Skip to content

BC Housing may finally knock down this dilapidated Port Coquitlam home

Funding may be the sticking point in getting this house demolished — but BC Housing says it's looking at next steps.
The City of Port Coquitlam wants this house owned by BC Housing to be demolished.

BC Housing may soon demolish a dilapidated 1950s era home sitting behind construction fencing at 2365 Kelly Ave., in Port Coquitlam.

The housing agency has been roundly criticized by city council — including Mayor Brad West — for failing to take action to knock down the building it purchased in 2021 for a 50-bed supportive housing project for people with mental health concerns.

At its Tuesday (May 2) meeting, Port Coquitlam council agreed to a remedial action order requiring BC Housing to deal with the house that is covered in graffiti; it has also been a home to squatters and a dumping ground since 2016.

"It’s a sad statement we're here having to take this step. It’s not a common step," said West, who called the situation "embarrassing" for the province and the Ministry of Housing.

According to a staff report, the house has been the subject of 13 complaints, most of them prior to BC Housing's ownership, but the property still doesn't meet city standards.

The building, constructed in 1948 and located on one of two properties slated for the BC Housing development, is considered to be a "nuisance" and a "hazard," according to the city that wants it down within 30 days.

Several councillors also expressed concerns about the house that is next to a newer apartment building.

'Without question, it’s dilapidated," said Coun. Nancy McCurrach, adding, "The building rests almost on an apartment next to it and is potentially a fire hazard."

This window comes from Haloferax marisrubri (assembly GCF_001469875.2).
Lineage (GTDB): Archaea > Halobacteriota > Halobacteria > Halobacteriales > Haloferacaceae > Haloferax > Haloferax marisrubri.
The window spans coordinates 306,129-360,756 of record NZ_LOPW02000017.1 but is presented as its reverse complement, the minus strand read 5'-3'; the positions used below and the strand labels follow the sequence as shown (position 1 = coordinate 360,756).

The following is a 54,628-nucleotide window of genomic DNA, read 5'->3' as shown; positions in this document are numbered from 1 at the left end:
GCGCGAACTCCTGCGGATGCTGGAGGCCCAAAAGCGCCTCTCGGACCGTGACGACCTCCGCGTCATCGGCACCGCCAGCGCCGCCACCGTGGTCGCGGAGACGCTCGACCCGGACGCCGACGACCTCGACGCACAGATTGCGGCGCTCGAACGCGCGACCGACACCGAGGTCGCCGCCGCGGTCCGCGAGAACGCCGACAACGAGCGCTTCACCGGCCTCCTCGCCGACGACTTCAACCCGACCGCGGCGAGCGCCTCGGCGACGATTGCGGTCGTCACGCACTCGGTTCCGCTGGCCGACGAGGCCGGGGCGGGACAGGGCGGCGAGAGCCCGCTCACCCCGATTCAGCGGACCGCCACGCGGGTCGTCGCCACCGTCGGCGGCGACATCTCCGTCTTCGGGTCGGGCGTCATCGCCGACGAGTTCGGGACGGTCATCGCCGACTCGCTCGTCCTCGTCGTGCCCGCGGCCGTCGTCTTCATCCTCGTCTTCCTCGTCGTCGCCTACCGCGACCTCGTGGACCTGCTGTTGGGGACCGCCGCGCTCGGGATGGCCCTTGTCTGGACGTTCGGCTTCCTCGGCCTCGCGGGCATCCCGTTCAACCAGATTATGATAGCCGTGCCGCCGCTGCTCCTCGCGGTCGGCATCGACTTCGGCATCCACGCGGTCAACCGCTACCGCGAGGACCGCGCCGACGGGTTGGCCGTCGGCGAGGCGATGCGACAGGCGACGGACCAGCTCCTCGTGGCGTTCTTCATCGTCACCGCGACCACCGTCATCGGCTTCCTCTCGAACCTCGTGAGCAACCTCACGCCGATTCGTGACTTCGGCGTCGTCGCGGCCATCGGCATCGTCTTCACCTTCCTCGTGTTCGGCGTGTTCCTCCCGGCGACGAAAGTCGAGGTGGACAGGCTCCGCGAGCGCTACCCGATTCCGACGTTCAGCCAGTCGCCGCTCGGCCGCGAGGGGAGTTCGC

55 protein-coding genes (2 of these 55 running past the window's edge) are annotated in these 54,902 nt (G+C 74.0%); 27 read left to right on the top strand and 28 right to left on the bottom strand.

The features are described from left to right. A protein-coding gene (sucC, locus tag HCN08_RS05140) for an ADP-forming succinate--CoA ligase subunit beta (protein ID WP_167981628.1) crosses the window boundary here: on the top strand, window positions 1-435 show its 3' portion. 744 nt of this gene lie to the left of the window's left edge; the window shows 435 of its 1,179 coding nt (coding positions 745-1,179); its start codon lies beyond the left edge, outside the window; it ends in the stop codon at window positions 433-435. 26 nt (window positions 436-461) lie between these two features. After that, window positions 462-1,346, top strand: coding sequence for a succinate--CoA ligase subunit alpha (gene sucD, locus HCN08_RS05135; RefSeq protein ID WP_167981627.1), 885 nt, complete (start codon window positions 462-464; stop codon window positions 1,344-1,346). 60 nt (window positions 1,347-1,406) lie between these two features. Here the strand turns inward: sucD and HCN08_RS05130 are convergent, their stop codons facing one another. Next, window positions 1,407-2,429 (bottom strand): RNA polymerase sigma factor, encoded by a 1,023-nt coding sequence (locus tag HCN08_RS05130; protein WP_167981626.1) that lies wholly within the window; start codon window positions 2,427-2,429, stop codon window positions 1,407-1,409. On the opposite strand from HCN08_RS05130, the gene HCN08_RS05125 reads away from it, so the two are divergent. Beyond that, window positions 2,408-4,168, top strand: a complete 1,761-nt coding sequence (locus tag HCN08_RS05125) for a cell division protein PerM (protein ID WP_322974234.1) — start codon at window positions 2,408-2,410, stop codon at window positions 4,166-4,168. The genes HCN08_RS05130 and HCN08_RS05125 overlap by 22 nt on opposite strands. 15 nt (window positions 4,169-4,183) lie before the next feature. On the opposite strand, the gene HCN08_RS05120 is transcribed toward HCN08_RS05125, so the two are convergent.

Council was told that BC Housing has been contacted repeatedly, but hasn't presented a plan for demolishing the building.

Adding to the challenges is the fact that while BC Housing announced it had purchased properties at 2365 and 2371 Kelly Ave. at a cost of approximately $6.1 million, no further funding announcements for constructing the apartments have been made.

In October 2022, the society that will operate the supportive housing project penned a letter asking where the money was after hearing nothing for months.

The New View Society, which provides supportive housing and programs for people with mental health concerns, was hoping for a commitment to see the housing built.

Now though, it appears BC Housing might be ready to do some work on the project — at least take responsibility for demolishing the house.

In a statement, the housing agency told the Tri-City News that it was working on "next steps."

"Through new funding under Budget 2023, BC Housing is working on next steps, including demolition of the existing single-dwelling structure — which will address many of the property issues  — and plans for the proposed new development," stated Tim Chamberlin, senior communications advisor with BC Housing in an email.

"BC Housing will be reaching out to the city to discuss the future development of the site, including demolition and site remediation timelines," he added.

Once built, the proposed six-storey, 50-unit building would provide 30 studio suites and 20 two-bedroom apartments.

Residents would have access to a clubhouse program, where people can socialize, participate in recreational activities and learn new skills.

New View currently operates multiple housing units for people with mental health concerns, as well as a clubhouse, and is celebrating its 50th anniversary this year.